2. Stew meat from Mexico. Onions, garlic, catfish and shrimp form China (and other East Asia countries) Add to that the fact I’m paying $420 a ton for hay here in west Texas while we are shipping millions of tons of hay to China.

    When you think about the poverty and hunger problems in the countries we are getting food from, and the fact that the only reason we have a hay “shortage” is because of the “global economy” it angers me. World trade is good, and has been done since the days of the Phoenicians, however it is no longer trade. You take care of your necessities at home, then trade abroad, trading your excess for what you do not have enough of.

    We are letting people in foreign countries go hungry while putting farmers here out of business by importing what we can produce ourselves. We are further hurting agriculture (and the food supply) in this country by shipping hay overseas which should be fed in this country rather than creating an artificial shortage here…

    1. I’m not so sure I’d agree with that so fast. First, hay’s an agricultural commodity just as beef is. Beef exports are boosted by having China as a buyer, so why shouldn’t hay producers get that same benefit? Second, what country are you getting food from that has a hunger problem? Third, I don’t think the “only” reason you have a hay shortage is because of the global economy. I think the weather and subsequent drought there had a bit to do with the hay shortage as well.

      Just think, if Canada wanted lower fuel costs, we could stop supplying the U.S with oil, making fuel more expensive there, making hay costs even more. I’d like lower fuel costs, it would boost my bottom line. But I can’t just think about myself. It’s always easy to just think about what you could do in your own country to make things better, but you’ve gotta think of the benifits you’re already getting that may be costing someone else.

  3. I’m not saying that it is the “only” reason.I am saying that trade is exchanging things you have an excess of for things you don’t have enough of.

    Mexico, China, India, and ANY south American country you can name has a food shortage, and we are seeing food products in the stores form all of these countries.

    .We actually have enough oil that we should not have to buy any from Canada or anywhere else.., but our EPA restricts drilling to make an artificial shortage. When it comes right down to it, beef exports do not help the producers…

    This whole world trade (as it is carried out today) is not trade, but exploitation of whoever can be exploited. Ford, GM & Chrysler have manufacturing plants in Mexico…The starting wage is $2.50 an hour with the TOP line worker wage being $10 an hour, yet they sell the vehicles here in the states as if it was costing them $60 an hour in labor.

    Back in the 90’s when the Canadian dollar was $0.48 US, the price for a new pickup in Canada was the exact same price in Canadian dollars as the identical truck in the US (made in Canada) was in US dollars.This is exactly what they are now doing with food and forage crops only with the result of putting producers here out of business while allowing people in other countries to go hungry…Well not really….we send aid to them so we are paying even more…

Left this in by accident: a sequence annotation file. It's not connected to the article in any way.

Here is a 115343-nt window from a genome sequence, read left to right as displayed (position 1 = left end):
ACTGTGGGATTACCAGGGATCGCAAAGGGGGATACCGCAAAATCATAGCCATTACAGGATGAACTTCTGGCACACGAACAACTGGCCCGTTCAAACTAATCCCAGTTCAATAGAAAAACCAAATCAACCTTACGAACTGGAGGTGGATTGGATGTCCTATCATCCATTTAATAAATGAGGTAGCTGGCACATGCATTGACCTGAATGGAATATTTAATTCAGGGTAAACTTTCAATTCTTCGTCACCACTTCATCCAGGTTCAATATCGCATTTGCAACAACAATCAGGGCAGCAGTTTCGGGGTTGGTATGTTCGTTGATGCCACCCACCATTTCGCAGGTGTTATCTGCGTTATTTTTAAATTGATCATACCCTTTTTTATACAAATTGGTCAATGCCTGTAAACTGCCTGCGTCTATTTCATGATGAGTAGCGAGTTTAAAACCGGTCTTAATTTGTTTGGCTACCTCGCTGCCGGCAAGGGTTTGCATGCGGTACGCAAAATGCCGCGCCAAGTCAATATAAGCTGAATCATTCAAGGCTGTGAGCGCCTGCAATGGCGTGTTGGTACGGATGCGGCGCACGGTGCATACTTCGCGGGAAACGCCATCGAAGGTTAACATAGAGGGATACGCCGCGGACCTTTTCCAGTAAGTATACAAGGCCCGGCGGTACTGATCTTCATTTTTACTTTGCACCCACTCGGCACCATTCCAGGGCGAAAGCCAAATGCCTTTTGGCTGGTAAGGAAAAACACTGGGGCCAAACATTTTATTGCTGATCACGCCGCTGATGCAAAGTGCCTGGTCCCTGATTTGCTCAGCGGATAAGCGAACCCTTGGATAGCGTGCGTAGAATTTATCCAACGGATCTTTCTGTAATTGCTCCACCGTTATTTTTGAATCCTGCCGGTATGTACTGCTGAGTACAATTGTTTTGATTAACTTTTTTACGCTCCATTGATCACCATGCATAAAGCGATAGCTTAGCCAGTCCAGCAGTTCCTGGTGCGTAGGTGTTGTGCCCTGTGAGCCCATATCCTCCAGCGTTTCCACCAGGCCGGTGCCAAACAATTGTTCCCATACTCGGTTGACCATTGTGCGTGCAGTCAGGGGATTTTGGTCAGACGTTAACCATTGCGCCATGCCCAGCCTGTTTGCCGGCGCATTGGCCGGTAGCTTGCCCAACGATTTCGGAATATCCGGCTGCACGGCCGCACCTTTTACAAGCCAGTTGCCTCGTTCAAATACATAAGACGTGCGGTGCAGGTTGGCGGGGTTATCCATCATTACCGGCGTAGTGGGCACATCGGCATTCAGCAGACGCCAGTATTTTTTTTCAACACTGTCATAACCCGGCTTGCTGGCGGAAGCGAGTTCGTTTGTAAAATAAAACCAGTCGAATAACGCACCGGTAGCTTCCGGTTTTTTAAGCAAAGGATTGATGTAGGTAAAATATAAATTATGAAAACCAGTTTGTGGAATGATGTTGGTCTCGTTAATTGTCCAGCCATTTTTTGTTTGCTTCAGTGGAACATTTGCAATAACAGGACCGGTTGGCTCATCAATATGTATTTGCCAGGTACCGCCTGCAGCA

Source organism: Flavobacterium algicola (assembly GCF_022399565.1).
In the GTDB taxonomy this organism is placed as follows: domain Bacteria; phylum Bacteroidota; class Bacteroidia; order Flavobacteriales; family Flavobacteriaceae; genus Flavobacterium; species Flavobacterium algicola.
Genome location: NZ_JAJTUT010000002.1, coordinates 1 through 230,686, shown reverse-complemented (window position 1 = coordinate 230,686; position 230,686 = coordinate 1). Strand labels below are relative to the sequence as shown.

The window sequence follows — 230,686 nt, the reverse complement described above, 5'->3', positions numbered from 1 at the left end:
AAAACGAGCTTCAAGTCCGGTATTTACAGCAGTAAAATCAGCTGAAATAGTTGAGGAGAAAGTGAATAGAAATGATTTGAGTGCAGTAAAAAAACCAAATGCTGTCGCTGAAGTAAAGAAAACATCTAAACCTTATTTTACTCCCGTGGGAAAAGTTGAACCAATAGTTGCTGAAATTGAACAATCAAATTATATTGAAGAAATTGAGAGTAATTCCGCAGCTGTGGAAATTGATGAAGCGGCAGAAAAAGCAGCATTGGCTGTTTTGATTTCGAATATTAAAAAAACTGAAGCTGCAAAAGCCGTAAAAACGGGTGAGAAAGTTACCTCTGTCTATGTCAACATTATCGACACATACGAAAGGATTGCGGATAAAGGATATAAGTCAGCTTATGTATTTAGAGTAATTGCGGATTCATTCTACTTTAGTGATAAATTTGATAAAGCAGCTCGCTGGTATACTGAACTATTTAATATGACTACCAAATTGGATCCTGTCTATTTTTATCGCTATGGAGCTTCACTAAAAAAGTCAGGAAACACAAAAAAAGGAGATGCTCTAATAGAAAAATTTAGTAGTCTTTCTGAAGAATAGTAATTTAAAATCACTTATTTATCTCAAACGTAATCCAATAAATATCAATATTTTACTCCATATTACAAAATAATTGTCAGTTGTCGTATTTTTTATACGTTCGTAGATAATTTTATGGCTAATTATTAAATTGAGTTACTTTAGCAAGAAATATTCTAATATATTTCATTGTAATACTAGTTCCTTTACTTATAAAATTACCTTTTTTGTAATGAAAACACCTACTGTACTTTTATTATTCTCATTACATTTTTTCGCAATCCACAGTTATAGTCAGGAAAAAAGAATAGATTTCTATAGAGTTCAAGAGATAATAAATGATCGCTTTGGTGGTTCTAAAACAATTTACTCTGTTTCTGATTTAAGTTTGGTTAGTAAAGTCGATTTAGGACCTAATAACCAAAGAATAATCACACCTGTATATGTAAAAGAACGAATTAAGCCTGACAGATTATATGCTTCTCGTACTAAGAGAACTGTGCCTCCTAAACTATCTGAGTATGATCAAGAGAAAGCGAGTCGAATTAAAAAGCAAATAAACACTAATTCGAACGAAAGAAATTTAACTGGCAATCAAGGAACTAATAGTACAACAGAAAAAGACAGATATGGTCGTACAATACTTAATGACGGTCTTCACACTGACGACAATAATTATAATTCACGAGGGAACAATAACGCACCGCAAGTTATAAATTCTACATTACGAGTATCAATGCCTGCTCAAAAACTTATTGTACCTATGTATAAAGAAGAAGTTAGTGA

1. “I’m not saying that it is the “only” reason”

      You said in your first post,

      “and the fact that the only reason we have a hay “shortage” is because of the “global economy” it angers me.”

      Mexico, well maybe. I was more thinking of mass starvation issues like in Africian countries. But really food shortages can be attributed to every country.

      And I’m not sure how you can say,

      “beef exports do not help the producers”

      According to my stats, the U.S exports about 10% of it’s beef. That’s up 8% since 2004 when most markets were closed because of BSE. And since 2007 with more markets opening up, the price per 100 weight of finished steers went up $21. An 18% increase in price. How is that not a good thing to producers?

  4. You do have to admit that 80 million tons of hay would relieve a lot of our hay shortage. You are also buying into the myth that if you raise cattle you are in the beef business. That is like claiming that running an iron mine means you are in the steel business or if you mine gold, you are in the jewelry business,.

    Unless a producer is retaining ownership across the rail AND exporting beef, they are not in the beef export business. What beef we export is largely offset by beef we import from other countries.One also needs to look at prices from two different angles.

    Looking at cattle prices from an historical viewpoint and taking inflation into consideration prices for live cattle were actually higher in 1979 when 500 pound calves were bringing $125 cwt. At that time,12 calves would buy a new pickup while it takes between 30 and 40 calves to buy a new pickup.

    In 1997/98, the southwest United States had a drought and lost over 100,000 head of cattle with several hundred thousand more lost in the north and Midwest from an extremely harsh winter. Cattle prices should have been high here, but calves were only bringing $60cwt because of the “glut” of cattle. Do you think the price of BEEF in the supermarkets dropped? Didn’t change a thing at the consumer level because cattle prices have little to do with beef prices.
    How did we manage to lose so many cattle and still have a glut on the market? Because there were convoys of cattle trucks coming out of Canada headed to the packing plants with “for slaughter only” stickers on them.

    This brings us back to our current hay shortage in the US. If I was a betting man, I’d bet that while our hay prices are being driven up by that eighty million tons of hay being exported to China, there are producers there losing money because of the “cheap” hay being imported into China.

Leave a Reply